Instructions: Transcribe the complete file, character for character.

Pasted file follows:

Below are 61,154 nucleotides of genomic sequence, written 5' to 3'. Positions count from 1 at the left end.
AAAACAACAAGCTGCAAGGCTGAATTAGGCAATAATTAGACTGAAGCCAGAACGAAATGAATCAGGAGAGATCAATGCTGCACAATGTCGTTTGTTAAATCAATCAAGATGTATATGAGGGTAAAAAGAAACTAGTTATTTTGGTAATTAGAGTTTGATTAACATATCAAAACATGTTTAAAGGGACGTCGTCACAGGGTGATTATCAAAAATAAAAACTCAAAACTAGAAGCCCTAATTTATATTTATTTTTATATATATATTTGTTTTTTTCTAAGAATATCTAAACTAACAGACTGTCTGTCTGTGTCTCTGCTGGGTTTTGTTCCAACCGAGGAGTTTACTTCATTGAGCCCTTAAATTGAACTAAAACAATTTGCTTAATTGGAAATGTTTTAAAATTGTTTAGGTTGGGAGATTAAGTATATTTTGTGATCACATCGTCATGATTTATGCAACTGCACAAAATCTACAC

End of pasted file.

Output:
Below are 61,154 nucleotides of genomic sequence, written 5' to 3'. Positions count from 1 at the left end.
AAAACAACAAGCTGCAAGGCTGAATTAGGCAATAATTAGACTGAAGCCAGAACGAAATGAATCAGGAGAGATCAATGCTGCACAATGTCGTTTGTTAAATCAATCAAGATGTATATGAGGGTAAAAAGAAACTAGTTATTTTGGTAATTAGAGTTTGATTAACATATCAAAACATGTTTAAAGGGACGTCGTCACAGGGTGATTATCAAAAATAAAAACTCAAAACTAGAAGCCCTAATTTATATTTATTTTTATATATATATTTGTTTTTTTCTAAGAATATCTAAACTAACAGACTGTCTGTCTGTGTCTCTGCTGGGTTTTGTTCCAACCGAGGAGTTTACTTCATTGAGCCCTTAAATTGAACTAAAACAATTTGCTTAATTGGAAATGTTTTAAAATTGTTTAGGTTGGGAGATTAAGTATATTTTGTGATCACATCGTCATGATTTATGCAACTGCACAAAATCTACAC